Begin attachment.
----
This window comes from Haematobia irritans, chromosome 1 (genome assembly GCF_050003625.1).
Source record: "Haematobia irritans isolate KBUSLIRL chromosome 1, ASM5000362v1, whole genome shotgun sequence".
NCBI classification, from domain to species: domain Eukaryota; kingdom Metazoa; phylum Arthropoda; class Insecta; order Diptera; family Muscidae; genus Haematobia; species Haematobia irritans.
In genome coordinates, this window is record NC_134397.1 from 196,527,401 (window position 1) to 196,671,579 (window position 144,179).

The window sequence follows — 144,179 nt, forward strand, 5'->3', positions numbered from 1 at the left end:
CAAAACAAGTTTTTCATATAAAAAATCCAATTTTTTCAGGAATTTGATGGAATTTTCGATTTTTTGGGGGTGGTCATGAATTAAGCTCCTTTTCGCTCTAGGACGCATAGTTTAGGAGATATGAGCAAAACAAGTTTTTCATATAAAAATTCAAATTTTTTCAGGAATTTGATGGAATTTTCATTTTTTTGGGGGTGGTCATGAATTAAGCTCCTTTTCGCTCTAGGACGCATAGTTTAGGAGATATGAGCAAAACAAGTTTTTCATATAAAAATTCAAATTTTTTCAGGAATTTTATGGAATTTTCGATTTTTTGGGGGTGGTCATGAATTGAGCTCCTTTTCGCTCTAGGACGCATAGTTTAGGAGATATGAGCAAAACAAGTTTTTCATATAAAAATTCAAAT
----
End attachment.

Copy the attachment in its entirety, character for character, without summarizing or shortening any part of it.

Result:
This window comes from Haematobia irritans, chromosome 1 (genome assembly GCF_050003625.1).
Source record: "Haematobia irritans isolate KBUSLIRL chromosome 1, ASM5000362v1, whole genome shotgun sequence".
NCBI classification, from domain to species: domain Eukaryota; kingdom Metazoa; phylum Arthropoda; class Insecta; order Diptera; family Muscidae; genus Haematobia; species Haematobia irritans.
In genome coordinates, this window is record NC_134397.1 from 196,527,401 (window position 1) to 196,671,579 (window position 144,179).

The window sequence follows — 144,179 nt, forward strand, 5'->3', positions numbered from 1 at the left end:
CAAAACAAGTTTTTCATATAAAAAATCCAATTTTTTCAGGAATTTGATGGAATTTTCGATTTTTTGGGGGTGGTCATGAATTAAGCTCCTTTTCGCTCTAGGACGCATAGTTTAGGAGATATGAGCAAAACAAGTTTTTCATATAAAAATTCAAATTTTTTCAGGAATTTGATGGAATTTTCATTTTTTTGGGGGTGGTCATGAATTAAGCTCCTTTTCGCTCTAGGACGCATAGTTTAGGAGATATGAGCAAAACAAGTTTTTCATATAAAAATTCAAATTTTTTCAGGAATTTTATGGAATTTTCGATTTTTTGGGGGTGGTCATGAATTGAGCTCCTTTTCGCTCTAGGACGCATAGTTTAGGAGATATGAGCAAAACAAGTTTTTCATATAAAAATTCAAAT